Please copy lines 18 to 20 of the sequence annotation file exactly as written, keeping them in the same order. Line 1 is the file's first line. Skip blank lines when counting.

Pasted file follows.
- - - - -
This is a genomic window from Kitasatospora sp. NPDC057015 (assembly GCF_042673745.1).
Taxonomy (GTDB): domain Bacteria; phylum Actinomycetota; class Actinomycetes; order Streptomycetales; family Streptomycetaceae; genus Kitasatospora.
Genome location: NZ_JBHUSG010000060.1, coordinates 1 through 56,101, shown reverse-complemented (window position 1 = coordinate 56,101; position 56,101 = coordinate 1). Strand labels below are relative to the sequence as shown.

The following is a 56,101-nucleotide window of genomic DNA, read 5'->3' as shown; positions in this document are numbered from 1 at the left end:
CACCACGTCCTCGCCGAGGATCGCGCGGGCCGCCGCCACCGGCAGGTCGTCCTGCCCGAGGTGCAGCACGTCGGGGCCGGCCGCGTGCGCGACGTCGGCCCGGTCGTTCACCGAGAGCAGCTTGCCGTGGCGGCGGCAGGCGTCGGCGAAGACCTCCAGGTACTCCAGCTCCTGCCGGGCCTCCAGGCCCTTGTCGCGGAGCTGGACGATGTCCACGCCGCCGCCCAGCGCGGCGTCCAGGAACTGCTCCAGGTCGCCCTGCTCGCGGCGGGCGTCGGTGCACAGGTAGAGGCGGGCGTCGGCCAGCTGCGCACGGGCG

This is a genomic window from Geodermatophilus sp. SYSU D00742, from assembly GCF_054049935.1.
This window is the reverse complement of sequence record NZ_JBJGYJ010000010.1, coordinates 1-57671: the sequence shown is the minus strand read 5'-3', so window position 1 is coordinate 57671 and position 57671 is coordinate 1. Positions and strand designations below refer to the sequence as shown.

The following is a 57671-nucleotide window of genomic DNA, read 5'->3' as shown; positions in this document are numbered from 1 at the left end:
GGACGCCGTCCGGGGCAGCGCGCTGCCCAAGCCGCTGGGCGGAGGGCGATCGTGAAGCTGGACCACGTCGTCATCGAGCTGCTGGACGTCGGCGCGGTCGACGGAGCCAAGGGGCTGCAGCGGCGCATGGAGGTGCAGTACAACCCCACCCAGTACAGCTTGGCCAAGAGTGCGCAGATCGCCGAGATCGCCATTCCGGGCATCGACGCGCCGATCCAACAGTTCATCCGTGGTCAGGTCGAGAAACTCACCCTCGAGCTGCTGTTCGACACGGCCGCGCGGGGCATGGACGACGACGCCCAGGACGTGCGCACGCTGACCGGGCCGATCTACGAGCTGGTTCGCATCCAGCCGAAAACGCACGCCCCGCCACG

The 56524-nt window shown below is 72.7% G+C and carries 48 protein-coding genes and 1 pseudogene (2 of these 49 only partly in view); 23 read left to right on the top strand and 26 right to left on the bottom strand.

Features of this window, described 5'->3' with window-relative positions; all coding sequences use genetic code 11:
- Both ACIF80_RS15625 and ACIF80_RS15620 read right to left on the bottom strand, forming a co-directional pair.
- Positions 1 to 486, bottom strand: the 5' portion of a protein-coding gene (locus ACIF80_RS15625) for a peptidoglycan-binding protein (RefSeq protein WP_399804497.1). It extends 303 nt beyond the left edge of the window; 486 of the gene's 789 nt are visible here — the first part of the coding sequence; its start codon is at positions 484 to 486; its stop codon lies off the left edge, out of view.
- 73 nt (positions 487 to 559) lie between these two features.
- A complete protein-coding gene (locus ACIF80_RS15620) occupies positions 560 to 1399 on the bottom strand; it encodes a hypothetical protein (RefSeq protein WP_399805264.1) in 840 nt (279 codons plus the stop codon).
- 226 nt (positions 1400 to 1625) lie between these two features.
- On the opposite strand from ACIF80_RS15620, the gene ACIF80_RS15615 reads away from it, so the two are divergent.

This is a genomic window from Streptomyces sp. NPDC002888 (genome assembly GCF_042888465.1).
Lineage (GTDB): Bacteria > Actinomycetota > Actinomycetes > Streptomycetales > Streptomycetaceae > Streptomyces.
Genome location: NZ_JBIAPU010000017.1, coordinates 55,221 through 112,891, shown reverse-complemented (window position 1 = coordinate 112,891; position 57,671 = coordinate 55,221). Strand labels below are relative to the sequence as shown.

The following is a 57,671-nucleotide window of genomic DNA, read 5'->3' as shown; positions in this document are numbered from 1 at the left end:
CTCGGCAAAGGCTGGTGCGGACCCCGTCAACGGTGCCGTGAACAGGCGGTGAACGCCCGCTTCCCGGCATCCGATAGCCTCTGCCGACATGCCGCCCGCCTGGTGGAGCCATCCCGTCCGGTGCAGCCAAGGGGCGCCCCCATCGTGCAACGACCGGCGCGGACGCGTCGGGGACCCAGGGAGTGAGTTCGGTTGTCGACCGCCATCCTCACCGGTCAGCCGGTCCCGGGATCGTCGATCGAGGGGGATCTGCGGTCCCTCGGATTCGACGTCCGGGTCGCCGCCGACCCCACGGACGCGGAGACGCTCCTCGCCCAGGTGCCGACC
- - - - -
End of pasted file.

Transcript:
This is a genomic window from Streptomyces sp. NPDC002888 (genome assembly GCF_042888465.1).
Lineage (GTDB): Bacteria > Actinomycetota > Actinomycetes > Streptomycetales > Streptomycetaceae > Streptomyces.
Genome location: NZ_JBIAPU010000017.1, coordinates 55,221 through 112,891, shown reverse-complemented (window position 1 = coordinate 112,891; position 57,671 = coordinate 55,221). Strand labels below are relative to the sequence as shown.